From grandfather to grandson ...

'Pepi' otherwise Josef Gánsl born Vienna 1881 pictured in 1927. I always thought this sketch was done by my father, his son, but I see that it is signed what looks like H Kleiss .. Kleist ..



His grandson, Kurt Gänzl (yes, I know, he changed, father changed it, then I changed it theoretically BACK) pictured here attracted the pen and ink of caricaturist Allister Hardiman while somewhere in his nebulous sixties ...

My hair lasted longer than that of the grandfather whom I never met ... the grandfather whose premature death caused my father's emigration to New Zealand ...

Me voilà ...

Lipót Pollák's postcard ...

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It’s that time again. Inspired by the heroic heave-out of Rebecca Caine, and the pristine cleanliness, and lack of Stuff, in my new Yamba home, I decided on a(nother) Great Clean Out at Gerolstein.

Friend Greg came yesterday with his truck and a gallery of cartons, to take away hundreds of books and records to the Rotary Book Fair, and then I started on my a shelves of paper. Vast amounts of paper – largely research photocopies from the pre-Internet days -- to do with my old books, paper saved (why?) from Ian’s life and work which I didn’t send to the NSW State Library, and then paper from the boxes inherited from my Austrian forefathers … Documents, photographs, old letters, my poet brother’s pre-fame juvenilia and 1960s letters, my own plays, produced and unproduced (we all have those, yes?) …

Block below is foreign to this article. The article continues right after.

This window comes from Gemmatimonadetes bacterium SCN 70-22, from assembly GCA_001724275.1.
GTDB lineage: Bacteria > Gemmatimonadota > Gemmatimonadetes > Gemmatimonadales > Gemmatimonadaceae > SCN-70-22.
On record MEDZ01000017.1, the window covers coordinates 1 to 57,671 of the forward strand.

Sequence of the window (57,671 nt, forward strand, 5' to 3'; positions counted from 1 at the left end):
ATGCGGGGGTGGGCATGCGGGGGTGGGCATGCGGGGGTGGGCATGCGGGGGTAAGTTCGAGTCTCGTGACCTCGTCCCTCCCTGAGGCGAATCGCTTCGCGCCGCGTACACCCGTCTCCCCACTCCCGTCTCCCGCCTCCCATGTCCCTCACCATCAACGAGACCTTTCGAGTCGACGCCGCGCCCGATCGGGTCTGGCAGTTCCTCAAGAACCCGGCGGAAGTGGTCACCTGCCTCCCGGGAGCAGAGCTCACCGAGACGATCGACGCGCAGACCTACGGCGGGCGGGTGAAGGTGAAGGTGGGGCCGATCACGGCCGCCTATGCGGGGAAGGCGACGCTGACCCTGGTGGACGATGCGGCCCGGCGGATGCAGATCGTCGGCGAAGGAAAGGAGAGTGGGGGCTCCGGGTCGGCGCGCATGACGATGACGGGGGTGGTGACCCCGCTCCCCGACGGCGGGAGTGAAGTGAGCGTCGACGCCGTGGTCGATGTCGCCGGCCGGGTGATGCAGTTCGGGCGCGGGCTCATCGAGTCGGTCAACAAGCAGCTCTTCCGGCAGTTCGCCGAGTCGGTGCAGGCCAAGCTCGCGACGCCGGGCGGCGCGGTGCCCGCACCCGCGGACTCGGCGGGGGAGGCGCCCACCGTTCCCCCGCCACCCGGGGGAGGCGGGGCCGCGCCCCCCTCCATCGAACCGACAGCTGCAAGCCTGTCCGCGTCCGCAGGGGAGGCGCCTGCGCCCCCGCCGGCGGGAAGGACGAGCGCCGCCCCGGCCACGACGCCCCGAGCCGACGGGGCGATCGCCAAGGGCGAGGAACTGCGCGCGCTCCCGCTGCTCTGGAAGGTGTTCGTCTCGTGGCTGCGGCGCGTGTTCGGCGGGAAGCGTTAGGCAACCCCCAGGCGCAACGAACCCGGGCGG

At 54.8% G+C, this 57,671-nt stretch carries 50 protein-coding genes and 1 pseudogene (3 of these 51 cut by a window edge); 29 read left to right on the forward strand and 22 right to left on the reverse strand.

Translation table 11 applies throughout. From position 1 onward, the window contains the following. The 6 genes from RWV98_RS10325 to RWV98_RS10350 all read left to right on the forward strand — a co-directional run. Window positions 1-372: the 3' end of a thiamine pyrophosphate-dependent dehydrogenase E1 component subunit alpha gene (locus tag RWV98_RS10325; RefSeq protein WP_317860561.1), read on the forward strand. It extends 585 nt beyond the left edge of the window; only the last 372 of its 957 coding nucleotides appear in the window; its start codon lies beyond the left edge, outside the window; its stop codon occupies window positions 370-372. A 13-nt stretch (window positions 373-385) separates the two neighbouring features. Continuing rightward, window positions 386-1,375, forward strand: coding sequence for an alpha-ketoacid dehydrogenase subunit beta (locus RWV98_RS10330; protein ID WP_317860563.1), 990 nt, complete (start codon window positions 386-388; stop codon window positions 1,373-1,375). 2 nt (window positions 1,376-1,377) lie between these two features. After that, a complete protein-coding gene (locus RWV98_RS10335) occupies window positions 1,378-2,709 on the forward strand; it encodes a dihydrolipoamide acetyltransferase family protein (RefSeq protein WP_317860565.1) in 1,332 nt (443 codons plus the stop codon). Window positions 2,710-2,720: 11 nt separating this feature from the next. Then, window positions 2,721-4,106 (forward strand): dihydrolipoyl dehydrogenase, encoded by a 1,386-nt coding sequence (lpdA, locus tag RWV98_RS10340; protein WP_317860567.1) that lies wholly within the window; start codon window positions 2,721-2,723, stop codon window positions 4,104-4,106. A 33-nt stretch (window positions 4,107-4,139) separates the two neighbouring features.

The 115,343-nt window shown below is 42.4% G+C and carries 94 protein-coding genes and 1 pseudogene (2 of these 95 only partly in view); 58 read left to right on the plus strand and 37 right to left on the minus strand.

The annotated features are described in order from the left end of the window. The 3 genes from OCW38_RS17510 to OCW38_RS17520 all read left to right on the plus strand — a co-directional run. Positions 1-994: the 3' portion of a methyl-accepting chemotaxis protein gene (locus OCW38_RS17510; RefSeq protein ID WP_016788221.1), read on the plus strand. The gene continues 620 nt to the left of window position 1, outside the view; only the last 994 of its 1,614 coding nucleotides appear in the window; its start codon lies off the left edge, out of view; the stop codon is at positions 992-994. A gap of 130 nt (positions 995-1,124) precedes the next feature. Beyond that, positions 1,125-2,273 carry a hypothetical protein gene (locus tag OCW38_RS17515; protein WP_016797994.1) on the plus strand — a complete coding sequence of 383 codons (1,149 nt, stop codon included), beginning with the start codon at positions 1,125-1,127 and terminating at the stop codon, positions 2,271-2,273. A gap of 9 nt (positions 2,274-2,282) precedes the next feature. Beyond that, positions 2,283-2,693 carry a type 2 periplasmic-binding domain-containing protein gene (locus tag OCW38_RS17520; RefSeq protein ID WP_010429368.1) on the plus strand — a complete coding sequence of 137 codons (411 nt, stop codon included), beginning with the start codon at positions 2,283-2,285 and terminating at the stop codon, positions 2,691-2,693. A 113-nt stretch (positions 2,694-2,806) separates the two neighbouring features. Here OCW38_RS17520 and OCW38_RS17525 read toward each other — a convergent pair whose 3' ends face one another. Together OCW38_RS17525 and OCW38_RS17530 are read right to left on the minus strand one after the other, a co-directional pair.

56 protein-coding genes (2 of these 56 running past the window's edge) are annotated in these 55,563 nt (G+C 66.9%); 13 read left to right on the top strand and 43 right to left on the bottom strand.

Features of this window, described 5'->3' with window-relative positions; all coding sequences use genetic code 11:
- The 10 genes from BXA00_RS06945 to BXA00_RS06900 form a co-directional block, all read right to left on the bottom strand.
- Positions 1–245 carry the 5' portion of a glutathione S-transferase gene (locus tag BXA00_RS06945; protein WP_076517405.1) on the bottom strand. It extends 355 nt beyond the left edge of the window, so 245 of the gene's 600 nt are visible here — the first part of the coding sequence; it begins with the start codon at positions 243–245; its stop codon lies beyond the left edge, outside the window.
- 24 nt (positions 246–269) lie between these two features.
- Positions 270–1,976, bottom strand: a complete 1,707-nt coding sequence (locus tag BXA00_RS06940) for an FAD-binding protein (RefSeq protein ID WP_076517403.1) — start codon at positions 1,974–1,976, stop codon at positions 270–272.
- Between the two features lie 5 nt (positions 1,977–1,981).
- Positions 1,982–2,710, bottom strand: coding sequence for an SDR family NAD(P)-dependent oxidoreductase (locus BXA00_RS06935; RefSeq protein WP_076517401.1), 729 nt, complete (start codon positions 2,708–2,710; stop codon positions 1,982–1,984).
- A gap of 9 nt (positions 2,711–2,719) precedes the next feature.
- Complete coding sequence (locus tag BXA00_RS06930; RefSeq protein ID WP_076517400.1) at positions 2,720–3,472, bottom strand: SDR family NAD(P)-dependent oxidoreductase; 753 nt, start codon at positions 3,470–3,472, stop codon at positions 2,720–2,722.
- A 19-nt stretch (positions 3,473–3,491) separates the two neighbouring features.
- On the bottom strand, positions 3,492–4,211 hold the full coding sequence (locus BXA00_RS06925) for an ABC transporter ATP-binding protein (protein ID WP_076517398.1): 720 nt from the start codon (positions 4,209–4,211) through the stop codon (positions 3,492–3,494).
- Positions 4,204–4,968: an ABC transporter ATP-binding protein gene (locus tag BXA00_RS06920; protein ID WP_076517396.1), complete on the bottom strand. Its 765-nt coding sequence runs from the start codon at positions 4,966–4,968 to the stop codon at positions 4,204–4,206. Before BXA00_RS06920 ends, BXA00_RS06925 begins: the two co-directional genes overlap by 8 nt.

Will all this Stuff mean anything to anyone once we are gone?

All this to preface to what will probably be a series of bloglets on What I Found and What Is It?

This was amongst my father’s papers. Along with some of his Tirolean photographs, a sketch of his father, some childish woodcuts, a pen-and-ink drawing of the Matterhorn (Schweizer Seite) by one Josef Probst… all personal items. But this? Why this?


So I started looking. Where is Kahlenbergerdorf? Who was Herr Pollák? Well, Kahlenbergerdorf used to be a village north of Vienna, until it was swallowed by the metropolis and became Vienna Bezirk XIX. The 19th arrondissement. And not far away from the Stojetz family’s longtime stamping ground of Floridsdorf.



The town seems to have been a picturesque spot which attracted the odd artist. Including Schubert. It is also readily recognisable in pictures of all kinds by the curious green spire of its Parish Church of St George.